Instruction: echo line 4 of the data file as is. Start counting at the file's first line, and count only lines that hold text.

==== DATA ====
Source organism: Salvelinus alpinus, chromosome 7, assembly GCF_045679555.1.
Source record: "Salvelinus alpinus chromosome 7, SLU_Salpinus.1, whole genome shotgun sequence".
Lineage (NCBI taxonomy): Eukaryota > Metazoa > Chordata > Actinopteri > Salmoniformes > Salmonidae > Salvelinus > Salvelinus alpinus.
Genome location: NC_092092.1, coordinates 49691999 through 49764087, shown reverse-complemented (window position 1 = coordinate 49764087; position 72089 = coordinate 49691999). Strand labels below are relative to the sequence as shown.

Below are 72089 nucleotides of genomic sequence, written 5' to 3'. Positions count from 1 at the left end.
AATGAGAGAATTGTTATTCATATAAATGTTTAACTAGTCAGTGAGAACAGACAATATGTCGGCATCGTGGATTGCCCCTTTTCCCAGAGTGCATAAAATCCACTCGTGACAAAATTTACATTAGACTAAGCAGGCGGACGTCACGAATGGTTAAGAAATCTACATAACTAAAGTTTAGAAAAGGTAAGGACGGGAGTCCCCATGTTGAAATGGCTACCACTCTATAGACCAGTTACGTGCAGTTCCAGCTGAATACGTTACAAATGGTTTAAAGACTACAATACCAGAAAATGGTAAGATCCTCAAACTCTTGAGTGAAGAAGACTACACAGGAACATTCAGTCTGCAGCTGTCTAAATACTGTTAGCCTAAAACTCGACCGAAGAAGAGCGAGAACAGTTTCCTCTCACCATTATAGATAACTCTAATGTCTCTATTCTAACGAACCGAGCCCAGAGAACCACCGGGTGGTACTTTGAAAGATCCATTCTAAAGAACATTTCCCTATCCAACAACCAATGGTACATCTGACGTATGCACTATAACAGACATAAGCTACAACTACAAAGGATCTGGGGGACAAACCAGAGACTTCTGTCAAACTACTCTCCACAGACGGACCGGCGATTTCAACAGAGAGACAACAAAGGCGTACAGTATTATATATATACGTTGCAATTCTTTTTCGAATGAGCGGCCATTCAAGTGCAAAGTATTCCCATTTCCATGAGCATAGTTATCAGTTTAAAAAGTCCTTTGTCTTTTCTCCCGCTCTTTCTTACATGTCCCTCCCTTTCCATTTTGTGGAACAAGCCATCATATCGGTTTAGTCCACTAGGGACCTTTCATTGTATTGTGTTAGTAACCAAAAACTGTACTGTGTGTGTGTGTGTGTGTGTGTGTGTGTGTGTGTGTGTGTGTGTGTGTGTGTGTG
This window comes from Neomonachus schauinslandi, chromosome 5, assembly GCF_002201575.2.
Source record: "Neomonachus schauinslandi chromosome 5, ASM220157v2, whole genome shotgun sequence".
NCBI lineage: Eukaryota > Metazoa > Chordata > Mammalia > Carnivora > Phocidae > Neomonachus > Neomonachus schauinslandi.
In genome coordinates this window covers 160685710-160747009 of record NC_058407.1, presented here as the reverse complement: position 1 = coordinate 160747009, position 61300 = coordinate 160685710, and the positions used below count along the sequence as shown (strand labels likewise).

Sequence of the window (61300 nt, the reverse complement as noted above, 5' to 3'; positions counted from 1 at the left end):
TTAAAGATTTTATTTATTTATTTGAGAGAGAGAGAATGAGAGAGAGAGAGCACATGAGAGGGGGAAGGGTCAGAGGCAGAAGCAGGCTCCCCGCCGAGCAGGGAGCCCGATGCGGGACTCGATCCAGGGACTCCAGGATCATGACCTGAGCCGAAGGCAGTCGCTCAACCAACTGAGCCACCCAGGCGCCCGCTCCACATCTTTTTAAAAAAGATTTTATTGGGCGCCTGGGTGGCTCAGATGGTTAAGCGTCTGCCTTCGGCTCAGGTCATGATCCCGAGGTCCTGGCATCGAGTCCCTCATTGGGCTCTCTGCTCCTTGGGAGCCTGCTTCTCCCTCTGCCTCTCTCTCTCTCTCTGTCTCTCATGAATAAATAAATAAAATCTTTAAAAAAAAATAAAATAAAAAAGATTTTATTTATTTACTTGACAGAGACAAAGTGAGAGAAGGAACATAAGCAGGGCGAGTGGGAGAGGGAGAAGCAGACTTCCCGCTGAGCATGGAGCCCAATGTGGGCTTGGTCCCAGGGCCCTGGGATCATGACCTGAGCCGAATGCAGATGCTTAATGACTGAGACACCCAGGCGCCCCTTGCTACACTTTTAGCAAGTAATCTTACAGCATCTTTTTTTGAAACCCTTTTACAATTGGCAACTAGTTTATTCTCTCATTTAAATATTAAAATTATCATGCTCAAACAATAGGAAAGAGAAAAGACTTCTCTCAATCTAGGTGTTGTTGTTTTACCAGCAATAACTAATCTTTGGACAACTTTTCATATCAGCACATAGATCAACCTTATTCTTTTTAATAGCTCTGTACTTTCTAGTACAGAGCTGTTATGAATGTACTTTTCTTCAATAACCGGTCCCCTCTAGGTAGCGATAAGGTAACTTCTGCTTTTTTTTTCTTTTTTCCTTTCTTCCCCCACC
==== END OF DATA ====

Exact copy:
Genome location: NC_092092.1, coordinates 49691999 through 49764087, shown reverse-complemented (window position 1 = coordinate 49764087; position 72089 = coordinate 49691999). Strand labels below are relative to the sequence as shown.